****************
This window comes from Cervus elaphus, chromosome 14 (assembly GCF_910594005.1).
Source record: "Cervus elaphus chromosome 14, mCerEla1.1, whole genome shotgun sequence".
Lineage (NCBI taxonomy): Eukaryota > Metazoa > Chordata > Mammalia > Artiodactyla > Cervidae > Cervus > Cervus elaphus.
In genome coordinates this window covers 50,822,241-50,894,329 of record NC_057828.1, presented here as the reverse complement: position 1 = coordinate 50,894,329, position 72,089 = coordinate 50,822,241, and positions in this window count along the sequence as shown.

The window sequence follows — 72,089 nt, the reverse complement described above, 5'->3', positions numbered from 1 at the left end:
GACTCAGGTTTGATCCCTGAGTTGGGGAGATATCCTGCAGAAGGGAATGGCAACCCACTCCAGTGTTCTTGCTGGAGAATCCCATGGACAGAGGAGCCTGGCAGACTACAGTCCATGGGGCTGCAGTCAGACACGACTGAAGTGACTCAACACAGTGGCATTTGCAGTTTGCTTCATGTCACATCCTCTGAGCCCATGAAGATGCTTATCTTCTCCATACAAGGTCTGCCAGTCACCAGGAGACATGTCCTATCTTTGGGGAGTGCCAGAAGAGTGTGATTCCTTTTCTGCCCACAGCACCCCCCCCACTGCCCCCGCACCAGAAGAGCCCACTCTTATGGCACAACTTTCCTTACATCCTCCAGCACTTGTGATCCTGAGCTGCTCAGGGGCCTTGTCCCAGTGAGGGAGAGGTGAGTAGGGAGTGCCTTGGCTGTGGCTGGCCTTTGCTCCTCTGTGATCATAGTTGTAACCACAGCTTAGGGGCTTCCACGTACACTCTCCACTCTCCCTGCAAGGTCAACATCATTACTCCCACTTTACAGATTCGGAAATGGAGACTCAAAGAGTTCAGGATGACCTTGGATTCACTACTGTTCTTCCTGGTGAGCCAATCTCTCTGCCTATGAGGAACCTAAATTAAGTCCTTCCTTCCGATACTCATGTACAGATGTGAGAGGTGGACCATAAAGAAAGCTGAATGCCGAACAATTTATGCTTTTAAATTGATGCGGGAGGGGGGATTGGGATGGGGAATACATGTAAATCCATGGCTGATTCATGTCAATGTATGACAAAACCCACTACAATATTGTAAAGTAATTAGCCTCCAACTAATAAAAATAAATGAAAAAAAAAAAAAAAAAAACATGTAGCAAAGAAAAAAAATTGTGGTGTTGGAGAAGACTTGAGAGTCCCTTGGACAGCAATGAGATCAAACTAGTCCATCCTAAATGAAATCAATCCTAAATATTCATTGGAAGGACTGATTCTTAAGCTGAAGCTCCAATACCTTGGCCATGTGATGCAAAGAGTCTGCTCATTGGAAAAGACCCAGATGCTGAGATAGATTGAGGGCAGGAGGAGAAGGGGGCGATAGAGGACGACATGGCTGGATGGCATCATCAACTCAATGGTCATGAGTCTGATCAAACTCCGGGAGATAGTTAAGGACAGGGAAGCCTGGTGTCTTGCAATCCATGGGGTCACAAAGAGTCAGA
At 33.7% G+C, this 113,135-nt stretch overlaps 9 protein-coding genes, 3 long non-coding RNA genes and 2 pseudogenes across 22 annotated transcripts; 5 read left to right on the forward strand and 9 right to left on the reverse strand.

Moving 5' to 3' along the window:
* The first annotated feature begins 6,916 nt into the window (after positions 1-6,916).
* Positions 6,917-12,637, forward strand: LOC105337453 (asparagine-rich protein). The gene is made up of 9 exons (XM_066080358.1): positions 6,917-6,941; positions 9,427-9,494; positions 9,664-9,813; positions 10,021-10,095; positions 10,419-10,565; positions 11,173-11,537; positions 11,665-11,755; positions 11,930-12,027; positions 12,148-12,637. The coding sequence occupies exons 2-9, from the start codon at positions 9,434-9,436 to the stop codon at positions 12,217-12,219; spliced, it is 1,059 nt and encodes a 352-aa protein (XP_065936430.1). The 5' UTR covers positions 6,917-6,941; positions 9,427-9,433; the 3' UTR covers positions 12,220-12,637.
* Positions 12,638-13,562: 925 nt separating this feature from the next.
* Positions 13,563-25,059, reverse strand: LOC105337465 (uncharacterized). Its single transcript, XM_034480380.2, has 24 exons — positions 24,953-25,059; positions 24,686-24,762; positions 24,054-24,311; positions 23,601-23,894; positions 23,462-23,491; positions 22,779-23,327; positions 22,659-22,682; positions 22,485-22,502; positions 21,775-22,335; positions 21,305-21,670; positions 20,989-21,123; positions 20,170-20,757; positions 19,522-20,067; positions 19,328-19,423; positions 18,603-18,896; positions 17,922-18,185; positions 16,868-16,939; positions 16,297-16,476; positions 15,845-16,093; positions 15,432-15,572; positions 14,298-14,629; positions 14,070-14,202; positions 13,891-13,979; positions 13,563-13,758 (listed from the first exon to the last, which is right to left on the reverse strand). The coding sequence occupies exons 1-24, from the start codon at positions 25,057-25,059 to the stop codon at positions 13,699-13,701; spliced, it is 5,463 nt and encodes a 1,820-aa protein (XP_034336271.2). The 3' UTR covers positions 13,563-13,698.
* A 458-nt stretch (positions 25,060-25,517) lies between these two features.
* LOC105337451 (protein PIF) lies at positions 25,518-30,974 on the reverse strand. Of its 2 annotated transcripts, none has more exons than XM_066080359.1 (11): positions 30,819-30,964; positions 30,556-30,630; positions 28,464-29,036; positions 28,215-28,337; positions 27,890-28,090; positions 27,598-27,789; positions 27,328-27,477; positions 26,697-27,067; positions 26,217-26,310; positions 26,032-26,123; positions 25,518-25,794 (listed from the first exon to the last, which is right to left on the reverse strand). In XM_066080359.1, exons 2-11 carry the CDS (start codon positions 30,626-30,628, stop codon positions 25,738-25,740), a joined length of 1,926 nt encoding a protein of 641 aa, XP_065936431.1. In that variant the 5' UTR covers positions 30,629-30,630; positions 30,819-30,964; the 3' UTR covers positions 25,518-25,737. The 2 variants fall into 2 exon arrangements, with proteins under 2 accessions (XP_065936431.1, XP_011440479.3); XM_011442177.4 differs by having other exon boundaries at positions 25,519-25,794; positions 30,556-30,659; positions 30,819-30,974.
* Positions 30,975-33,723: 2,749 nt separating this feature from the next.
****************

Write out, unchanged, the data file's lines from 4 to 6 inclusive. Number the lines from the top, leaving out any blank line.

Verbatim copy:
In genome coordinates this window covers 50,822,241-50,894,329 of record NC_057828.1, presented here as the reverse complement: position 1 = coordinate 50,894,329, position 72,089 = coordinate 50,822,241, and positions in this window count along the sequence as shown.

The window sequence follows — 72,089 nt, the reverse complement described above, 5'->3', positions numbered from 1 at the left end:
GACTCAGGTTTGATCCCTGAGTTGGGGAGATATCCTGCAGAAGGGAATGGCAACCCACTCCAGTGTTCTTGCTGGAGAATCCCATGGACAGAGGAGCCTGGCAGACTACAGTCCATGGGGCTGCAGTCAGACACGACTGAAGTGACTCAACACAGTGGCATTTGCAGTTTGCTTCATGTCACATCCTCTGAGCCCATGAAGATGCTTATCTTCTCCATACAAGGTCTGCCAGTCACCAGGAGACATGTCCTATCTTTGGGGAGTGCCAGAAGAGTGTGATTCCTTTTCTGCCCACAGCACCCCCCCCACTGCCCCCGCACCAGAAGAGCCCACTCTTATGGCACAACTTTCCTTACATCCTCCAGCACTTGTGATCCTGAGCTGCTCAGGGGCCTTGTCCCAGTGAGGGAGAGGTGAGTAGGGAGTGCCTTGGCTGTGGCTGGCCTTTGCTCCTCTGTGATCATAGTTGTAACCACAGCTTAGGGGCTTCCACGTACACTCTCCACTCTCCCTGCAAGGTCAACATCATTACTCCCACTTTACAGATTCGGAAATGGAGACTCAAAGAGTTCAGGATGACCTTGGATTCACTACTGTTCTTCCTGGTGAGCCAATCTCTCTGCCTATGAGGAACCTAAATTAAGTCCTTCCTTCCGATACTCATGTACAGATGTGAGAGGTGGACCATAAAGAAAGCTGAATGCCGAACAATTTATGCTTTTAAATTGATGCGGGAGGGGGGATTGGGATGGGGAATACATGTAAATCCATGGCTGATTCATGTCAATGTATGACAAAACCCACTACAATATTGTAAAGTAATTAGCCTCCAACTAATAAAAATAAATGAAAAAAAAAAAAAAAAAAACATGTAGCAAAGAAAAAAAATTGTGGTGTTGGAGAAGACTTGAGAGTCCCTTGGACAGCAATGAGATCAAACTAGTCCATCCTAAATGAAATCAATCCTAAATATTCATTGGAAGGACTGATTCTTAAGCTGAAGCTCCAATACCTTGGCCATGTGATGCAAAGAGTCTGCTCATTGGAAAAGACCCAGATGCTGAGATAGATTGAGGGCAGGAGGAGAAGGGGGCGATAGAGGACGACATGGCTGGATGGCATCATCAACTCAATGGTCATGAGTCTGATCAAACTCCGGGAGATAGTTAAGGACAGGGAAGCCTGGTGTCTTGCAATCCATGGGGTCACAAAGAGTCAGA